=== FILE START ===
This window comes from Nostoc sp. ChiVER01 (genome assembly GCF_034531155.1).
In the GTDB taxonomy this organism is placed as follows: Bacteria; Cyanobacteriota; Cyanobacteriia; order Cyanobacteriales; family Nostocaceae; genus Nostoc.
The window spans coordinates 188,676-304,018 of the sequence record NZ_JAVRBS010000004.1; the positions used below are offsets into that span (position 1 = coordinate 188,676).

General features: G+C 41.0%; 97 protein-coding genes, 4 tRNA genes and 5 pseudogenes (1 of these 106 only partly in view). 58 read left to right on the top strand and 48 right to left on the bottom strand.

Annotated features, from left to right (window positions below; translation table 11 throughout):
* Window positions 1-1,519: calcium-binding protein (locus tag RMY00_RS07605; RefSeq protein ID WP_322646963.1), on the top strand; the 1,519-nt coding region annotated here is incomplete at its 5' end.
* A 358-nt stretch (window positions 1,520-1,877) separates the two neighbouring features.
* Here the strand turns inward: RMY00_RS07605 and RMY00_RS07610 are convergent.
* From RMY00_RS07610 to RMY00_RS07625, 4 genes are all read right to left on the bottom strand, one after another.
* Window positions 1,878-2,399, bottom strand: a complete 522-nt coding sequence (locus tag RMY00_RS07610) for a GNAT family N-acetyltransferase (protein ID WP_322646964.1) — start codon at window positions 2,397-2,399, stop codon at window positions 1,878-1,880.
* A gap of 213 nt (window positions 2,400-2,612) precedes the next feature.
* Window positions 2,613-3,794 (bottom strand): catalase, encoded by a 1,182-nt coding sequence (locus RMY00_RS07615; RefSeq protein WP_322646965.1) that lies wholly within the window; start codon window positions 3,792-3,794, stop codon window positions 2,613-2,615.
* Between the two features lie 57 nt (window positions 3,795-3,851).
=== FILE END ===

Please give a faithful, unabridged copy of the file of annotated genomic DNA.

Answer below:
This window comes from Nostoc sp. ChiVER01 (genome assembly GCF_034531155.1).
In the GTDB taxonomy this organism is placed as follows: Bacteria; Cyanobacteriota; Cyanobacteriia; order Cyanobacteriales; family Nostocaceae; genus Nostoc.
The window spans coordinates 188,676-304,018 of the sequence record NZ_JAVRBS010000004.1; the positions used below are offsets into that span (position 1 = coordinate 188,676).

General features: G+C 41.0%; 97 protein-coding genes, 4 tRNA genes and 5 pseudogenes (1 of these 106 only partly in view). 58 read left to right on the top strand and 48 right to left on the bottom strand.

Annotated features, from left to right (window positions below; translation table 11 throughout):
* Window positions 1-1,519: calcium-binding protein (locus tag RMY00_RS07605; RefSeq protein ID WP_322646963.1), on the top strand; the 1,519-nt coding region annotated here is incomplete at its 5' end.
* A 358-nt stretch (window positions 1,520-1,877) separates the two neighbouring features.
* Here the strand turns inward: RMY00_RS07605 and RMY00_RS07610 are convergent.
* From RMY00_RS07610 to RMY00_RS07625, 4 genes are all read right to left on the bottom strand, one after another.
* Window positions 1,878-2,399, bottom strand: a complete 522-nt coding sequence (locus tag RMY00_RS07610) for a GNAT family N-acetyltransferase (protein ID WP_322646964.1) — start codon at window positions 2,397-2,399, stop codon at window positions 1,878-1,880.
* A gap of 213 nt (window positions 2,400-2,612) precedes the next feature.
* Window positions 2,613-3,794 (bottom strand): catalase, encoded by a 1,182-nt coding sequence (locus RMY00_RS07615; RefSeq protein WP_322646965.1) that lies wholly within the window; start codon window positions 3,792-3,794, stop codon window positions 2,613-2,615.
* Between the two features lie 57 nt (window positions 3,795-3,851).